Kellyanne Conway Snaps At Reporter Who Questions Coronavirus Containment

White House Counselor to the President Kellyanne Conway talks to reporters following an interview with FOX News outside the West Wing.
Chip Somodevilla / Getty Images

During a Friday press conference, White House counselor Kellyanne Conway snapped at CBS News’ Paula Reid after being questioned on the Trump administration’s response to the coronavirus, Raw Story reported.

“You talked about how the administration initially had this contained, but during that time, why didn’t the administration send out more tests and work to get hospitals prepared?” Reid asked, noting that Florida currently doesn’t have the capacity to test everyone.

Conway claimed that the government is increasing testing kit production, but Reid kept on the offensive.

“But why now, why didn’t they do it while it was contained?” she asked.

“It is being contained,” Conway snapped back before asking Reid if she thinks the coronavirus is not being contained.

“The virus is spreading throughout the country,” Reid responded.

As The Inquisitr reported, a recent Atlantic Monthly report claimed that fewer than 1,900 Americans have been tested for the coronavirus, adding to fears surrounding the White House’s response.

As reported by CNN, the White House and president’s statements on the coronavirus have regularly conflicted. The publication notes that such discrepancies happen on a nearly weekly basis, which fuels confusion and has the public wondering who to believe.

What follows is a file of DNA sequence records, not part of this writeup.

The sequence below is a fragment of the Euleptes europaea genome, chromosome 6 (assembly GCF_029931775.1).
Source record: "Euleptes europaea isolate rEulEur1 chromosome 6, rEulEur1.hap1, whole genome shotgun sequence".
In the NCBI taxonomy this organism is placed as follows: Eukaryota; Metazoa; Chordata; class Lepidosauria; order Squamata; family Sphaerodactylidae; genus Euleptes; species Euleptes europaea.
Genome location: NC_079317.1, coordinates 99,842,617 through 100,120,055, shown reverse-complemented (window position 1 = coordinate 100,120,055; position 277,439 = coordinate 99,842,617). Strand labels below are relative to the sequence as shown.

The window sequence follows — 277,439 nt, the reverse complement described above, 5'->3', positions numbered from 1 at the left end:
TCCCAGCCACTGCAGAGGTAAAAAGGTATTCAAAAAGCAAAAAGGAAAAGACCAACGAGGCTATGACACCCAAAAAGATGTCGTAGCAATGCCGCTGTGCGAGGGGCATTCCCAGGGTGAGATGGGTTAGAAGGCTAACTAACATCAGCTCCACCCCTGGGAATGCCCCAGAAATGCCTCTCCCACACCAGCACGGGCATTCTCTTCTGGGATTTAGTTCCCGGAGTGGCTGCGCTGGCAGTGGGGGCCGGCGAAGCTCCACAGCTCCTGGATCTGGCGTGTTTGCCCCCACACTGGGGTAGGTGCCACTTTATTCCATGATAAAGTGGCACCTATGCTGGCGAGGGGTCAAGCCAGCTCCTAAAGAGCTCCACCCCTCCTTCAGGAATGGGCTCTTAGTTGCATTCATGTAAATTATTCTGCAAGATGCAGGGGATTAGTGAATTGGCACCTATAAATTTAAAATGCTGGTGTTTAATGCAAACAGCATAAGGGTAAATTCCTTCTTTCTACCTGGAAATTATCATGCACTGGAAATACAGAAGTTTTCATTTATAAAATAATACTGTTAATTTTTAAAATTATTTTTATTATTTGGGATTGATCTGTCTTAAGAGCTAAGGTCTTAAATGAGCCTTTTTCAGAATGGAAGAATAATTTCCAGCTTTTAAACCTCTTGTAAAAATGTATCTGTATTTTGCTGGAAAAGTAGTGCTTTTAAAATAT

“While those dual — and dueling — messages are never a good thing, they are particularly problematic in a situation like dealing with the coronavirus,” the report reads. “What the public needs are facts. One set of facts. From a trusted source.”

In one case, President Donald Trump claimed that a coronavirus vaccine was close. However, Dr. Anthony Fauci, director of the National Institute of Allergy and Infectious Diseases, claimed such a vaccine is at least 12 to 18 months away. In another example, Trump claimed that the spread of the coronavirus — which medical experts called inevitable — was only a possibility.

“It probably will, it possibly will,” he said, adding that the spread could be “very small” or at a “larger level.”

In a more recent example, Trump canceled his planned Friday visit to the Centers for Disease Control and Prevention (CDC), which the White House claimed was because he didn’t want to disrupt the agency’s work. But earlier Friday, Trump claimed that the trip was postponed because someone at the CDC contracted coronavirus. In addition, the president suggested the trip may still happen.

Not every country’s messaging appears on track to continue the same purported mistakes as the Trump administration. As reported by The Guardian, Australia’s Chief Medical Officer, Brendan Murphy, recently assured the country’s public that more effective messaging on the virus could be expected.